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Ken McGrath breaks down the Galway and Waterford sides and gives his expert verdict on the All-Ireland SHC final


They are two very good keepers and Stephen O'Keeffe has been brilliant since coming on the scene. He stopped three bullets against Cork the first day and is probably underestimated but he never puts a foot wrong and is so cool under pressure.

Galway's Colm Callanan is an experienced keeper. He's brave and made up for an earlier mistake when he stopped Seamus Callanan at point-blank range in the semi-final and I see very little between this pair.

Advantage: No advantage



Darragh Fives was brilliant as sweeper the last day but Tadhg de Búrca will come back into the Waterford team with Darragh most likely picking up Joe Canning. Darragh is a serious player and has the potential to be as good as any player in the country if he can stay injury free.

Waterford's defence is hard to break down and they never waste a ball when they are playing it out from the back as they utilise the midfield a lot with short ball. They are trying the system the last three years and they now have it down to a tee.

Noel Connors is playing superb stuff and will probably be designated to pick up Conor Whelan but Conor Gleeson is a massive loss. He has done a marvellous job on every top forward in the country so far this year and it's hard not to feel sorry for him.

Gearóid McInerney is having a great season at centre-back for Galway holding the defence together with his ability in the air but Waterford might look to challenge his mobility by putting Austin Gleeson in directly on him centre-forward to move him around.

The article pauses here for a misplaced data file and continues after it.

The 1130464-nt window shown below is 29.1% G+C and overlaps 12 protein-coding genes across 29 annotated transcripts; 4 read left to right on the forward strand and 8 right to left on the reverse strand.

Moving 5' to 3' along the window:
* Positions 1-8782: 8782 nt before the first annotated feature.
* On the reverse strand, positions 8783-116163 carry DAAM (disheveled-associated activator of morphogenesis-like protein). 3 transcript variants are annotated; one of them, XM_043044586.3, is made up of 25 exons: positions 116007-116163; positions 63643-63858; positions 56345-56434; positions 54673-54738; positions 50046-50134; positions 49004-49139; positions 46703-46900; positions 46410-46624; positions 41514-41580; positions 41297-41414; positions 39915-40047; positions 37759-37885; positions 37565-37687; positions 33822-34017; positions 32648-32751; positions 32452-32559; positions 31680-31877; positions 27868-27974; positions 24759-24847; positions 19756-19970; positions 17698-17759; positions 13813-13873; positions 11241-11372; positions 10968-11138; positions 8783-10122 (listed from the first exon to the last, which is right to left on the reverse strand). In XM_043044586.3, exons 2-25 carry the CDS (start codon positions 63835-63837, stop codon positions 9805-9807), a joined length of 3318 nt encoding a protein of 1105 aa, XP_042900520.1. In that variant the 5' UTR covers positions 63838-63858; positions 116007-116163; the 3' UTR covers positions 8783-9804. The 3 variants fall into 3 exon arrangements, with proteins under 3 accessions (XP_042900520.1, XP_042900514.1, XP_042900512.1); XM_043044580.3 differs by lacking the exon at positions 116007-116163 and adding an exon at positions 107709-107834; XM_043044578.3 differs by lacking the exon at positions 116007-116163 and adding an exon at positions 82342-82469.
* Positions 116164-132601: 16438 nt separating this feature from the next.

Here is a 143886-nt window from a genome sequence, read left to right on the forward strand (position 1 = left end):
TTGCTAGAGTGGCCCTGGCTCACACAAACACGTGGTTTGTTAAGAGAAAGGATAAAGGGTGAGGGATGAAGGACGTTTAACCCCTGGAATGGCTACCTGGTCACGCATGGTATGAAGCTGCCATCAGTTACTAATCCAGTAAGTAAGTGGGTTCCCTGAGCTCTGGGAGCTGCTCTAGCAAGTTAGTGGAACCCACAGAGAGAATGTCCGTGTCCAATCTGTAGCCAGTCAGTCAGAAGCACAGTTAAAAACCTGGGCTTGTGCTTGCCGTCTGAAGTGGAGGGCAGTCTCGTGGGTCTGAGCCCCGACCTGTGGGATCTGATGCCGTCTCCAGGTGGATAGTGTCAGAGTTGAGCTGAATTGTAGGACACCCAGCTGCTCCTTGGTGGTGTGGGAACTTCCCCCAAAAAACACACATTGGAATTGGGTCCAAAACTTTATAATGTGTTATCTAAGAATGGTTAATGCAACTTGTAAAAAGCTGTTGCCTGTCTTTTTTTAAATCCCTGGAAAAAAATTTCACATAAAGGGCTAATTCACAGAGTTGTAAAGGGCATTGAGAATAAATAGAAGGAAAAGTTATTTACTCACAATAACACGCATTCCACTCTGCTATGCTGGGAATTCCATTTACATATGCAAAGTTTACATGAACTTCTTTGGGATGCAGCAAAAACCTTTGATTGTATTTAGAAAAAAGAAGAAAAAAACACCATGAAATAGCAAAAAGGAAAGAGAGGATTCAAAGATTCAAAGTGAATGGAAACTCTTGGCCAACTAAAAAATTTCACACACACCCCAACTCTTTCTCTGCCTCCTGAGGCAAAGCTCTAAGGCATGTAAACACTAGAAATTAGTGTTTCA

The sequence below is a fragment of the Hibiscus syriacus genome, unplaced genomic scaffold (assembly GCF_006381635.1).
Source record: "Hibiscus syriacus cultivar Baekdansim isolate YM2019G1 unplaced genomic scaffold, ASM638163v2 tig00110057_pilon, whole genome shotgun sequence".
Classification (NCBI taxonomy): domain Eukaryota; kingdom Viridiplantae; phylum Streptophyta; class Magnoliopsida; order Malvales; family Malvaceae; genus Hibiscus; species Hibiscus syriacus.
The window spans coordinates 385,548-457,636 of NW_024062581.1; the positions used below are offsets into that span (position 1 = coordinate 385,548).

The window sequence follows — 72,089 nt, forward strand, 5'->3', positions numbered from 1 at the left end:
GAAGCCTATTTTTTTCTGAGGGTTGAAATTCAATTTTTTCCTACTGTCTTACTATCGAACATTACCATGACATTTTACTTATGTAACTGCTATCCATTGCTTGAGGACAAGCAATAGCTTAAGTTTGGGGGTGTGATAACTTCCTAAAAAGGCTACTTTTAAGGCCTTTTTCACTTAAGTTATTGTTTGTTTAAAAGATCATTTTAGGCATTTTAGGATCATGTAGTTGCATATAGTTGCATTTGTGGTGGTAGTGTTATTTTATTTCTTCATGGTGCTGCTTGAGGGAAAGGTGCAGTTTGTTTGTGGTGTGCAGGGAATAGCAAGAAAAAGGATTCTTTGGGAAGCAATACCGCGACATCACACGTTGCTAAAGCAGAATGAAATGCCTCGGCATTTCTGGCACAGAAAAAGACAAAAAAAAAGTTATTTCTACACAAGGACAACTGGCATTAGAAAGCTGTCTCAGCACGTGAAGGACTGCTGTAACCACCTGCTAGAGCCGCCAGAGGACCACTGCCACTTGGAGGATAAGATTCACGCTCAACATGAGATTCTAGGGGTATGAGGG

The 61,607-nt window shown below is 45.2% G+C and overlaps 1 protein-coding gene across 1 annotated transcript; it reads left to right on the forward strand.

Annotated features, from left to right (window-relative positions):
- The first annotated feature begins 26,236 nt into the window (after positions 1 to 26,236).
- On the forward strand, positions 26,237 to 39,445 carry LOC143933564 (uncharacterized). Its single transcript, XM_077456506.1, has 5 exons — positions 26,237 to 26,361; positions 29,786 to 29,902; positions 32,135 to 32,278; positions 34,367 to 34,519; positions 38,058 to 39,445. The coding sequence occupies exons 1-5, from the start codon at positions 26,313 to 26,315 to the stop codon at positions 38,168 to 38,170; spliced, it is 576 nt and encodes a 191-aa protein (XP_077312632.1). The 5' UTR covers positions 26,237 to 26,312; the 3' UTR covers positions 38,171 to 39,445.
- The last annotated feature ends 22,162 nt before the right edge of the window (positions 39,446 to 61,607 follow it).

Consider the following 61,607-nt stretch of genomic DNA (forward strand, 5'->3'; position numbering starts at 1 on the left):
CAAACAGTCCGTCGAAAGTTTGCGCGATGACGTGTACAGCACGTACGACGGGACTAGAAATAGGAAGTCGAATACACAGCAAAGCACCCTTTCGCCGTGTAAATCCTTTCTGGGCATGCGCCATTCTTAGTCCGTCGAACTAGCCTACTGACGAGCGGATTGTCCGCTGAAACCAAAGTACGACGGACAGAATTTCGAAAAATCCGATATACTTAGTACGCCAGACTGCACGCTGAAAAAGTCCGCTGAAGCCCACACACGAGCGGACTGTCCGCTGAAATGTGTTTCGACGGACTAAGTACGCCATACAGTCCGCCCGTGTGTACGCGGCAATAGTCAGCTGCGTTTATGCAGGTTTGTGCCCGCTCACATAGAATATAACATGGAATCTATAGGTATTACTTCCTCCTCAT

Daithí Burke has been a revelation at full-back but with Aidan Harte playing sweeper, I'm not sure if Burke will stay at the edge of the square. Daithí might go marking and possibly pick up Pauric Mahony because Micheál Donoghue will be well aware that he cannot be left loose. 

While Galway have been playing with a sweeper a couple of times in this year's championship, Waterford are the best teammin the country at playing with seven defenders and playing that system so they have a small advantage in defence.

Advantage: Waterford




Kevin Moran started a bit slow this year but he has gradually got his bearings right and delivered two huge performances in the last two games while Jamie Barron is the best midfielder in the country at the moment.

He took the Cork game by the scruff of the neck when it was still in the melting pot while he turned the tide against Kilkenny and set Waterford on to a famous win o

31 August 2017/Author: Media GPA/Number of views (981)/Comments (0)/ Article rating: 5.0